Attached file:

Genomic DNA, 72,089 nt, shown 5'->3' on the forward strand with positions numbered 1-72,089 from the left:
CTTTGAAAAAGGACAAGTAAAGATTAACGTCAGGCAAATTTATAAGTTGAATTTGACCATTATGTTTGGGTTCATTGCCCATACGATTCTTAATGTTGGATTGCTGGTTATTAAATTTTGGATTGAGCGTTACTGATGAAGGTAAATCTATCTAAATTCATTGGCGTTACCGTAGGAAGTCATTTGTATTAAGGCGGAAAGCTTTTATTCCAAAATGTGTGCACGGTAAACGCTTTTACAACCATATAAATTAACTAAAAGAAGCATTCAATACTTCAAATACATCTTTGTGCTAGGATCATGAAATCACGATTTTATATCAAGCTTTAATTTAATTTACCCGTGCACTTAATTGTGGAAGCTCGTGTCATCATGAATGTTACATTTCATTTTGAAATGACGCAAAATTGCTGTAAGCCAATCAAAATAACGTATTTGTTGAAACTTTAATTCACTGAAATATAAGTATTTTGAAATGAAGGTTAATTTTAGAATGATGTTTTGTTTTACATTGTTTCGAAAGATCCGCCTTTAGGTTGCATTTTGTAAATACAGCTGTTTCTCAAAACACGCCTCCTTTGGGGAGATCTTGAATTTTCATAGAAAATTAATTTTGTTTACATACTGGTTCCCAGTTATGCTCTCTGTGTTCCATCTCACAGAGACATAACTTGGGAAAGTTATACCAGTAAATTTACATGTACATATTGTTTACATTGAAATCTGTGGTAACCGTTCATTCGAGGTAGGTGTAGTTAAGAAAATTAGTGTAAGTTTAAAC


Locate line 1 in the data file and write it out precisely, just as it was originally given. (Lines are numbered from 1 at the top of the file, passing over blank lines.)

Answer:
Genomic DNA, 72,089 nt, shown 5'->3' on the forward strand with positions numbered 1-72,089 from the left: